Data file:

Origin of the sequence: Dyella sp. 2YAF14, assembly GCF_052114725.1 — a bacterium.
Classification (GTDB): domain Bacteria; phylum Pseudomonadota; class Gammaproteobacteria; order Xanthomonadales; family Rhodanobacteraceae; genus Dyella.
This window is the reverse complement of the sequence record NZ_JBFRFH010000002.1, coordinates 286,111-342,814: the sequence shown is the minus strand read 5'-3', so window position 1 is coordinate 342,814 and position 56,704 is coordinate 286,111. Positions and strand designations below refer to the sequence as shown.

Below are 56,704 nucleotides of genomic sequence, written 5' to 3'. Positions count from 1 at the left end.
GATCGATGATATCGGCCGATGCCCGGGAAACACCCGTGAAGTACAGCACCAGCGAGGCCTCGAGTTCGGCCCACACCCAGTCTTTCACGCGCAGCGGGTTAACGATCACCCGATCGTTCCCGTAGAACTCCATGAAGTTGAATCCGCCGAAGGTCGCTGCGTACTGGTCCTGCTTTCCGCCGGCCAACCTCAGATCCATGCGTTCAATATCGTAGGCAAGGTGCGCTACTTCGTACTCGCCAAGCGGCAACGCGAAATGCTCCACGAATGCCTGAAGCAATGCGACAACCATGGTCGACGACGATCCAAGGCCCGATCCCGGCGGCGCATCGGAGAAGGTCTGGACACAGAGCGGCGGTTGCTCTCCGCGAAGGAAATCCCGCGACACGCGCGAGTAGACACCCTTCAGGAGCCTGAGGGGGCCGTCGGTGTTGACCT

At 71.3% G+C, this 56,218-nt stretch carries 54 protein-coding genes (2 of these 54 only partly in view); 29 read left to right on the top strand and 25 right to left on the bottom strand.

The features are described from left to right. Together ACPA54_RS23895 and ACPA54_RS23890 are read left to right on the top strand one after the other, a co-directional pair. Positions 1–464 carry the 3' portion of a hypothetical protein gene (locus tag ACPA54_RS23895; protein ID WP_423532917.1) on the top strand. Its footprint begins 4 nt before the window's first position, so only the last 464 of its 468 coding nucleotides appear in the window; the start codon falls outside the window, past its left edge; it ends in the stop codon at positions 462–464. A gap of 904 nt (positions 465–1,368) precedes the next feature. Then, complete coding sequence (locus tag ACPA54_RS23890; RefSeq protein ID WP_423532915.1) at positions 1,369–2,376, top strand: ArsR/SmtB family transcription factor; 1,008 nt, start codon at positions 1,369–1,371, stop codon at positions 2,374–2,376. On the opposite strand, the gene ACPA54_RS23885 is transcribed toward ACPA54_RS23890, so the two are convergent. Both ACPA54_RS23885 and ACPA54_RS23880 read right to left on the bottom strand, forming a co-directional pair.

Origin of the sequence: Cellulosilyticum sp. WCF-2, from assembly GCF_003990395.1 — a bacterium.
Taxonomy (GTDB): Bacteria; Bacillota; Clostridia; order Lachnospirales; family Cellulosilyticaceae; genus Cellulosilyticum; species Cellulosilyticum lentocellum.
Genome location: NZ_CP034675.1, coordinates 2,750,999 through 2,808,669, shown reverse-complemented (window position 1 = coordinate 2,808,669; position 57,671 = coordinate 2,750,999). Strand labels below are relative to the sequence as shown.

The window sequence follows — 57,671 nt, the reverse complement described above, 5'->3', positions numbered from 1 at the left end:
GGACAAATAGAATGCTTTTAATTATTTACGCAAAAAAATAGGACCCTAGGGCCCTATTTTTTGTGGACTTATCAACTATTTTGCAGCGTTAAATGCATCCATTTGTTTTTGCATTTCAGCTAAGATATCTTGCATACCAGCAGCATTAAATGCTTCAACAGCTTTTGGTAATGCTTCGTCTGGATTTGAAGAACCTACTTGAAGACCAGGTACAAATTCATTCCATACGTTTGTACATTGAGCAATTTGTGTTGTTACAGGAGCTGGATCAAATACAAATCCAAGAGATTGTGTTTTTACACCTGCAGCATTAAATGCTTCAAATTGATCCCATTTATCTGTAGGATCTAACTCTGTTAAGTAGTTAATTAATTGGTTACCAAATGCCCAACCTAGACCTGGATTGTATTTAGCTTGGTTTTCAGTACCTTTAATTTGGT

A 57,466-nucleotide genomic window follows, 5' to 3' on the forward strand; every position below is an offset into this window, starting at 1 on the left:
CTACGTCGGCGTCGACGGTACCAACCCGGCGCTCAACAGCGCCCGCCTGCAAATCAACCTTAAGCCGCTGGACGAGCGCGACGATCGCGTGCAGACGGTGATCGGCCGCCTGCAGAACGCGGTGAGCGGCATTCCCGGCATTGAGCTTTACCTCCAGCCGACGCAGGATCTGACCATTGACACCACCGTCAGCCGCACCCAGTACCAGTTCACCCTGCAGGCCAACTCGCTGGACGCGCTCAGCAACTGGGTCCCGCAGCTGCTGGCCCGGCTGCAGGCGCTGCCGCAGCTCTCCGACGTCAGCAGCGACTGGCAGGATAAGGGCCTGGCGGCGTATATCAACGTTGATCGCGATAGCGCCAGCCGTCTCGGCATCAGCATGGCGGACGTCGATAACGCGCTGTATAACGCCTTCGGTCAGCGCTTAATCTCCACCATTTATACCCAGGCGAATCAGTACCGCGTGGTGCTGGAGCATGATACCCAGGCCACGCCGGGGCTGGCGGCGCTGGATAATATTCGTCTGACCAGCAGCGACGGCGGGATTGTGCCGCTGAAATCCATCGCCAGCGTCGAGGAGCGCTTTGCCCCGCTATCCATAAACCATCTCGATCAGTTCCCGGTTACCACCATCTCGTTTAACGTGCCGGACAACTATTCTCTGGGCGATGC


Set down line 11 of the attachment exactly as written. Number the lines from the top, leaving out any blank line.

The window sequence follows — 57,671 nt, the reverse complement described above, 5'->3', positions numbered from 1 at the left end: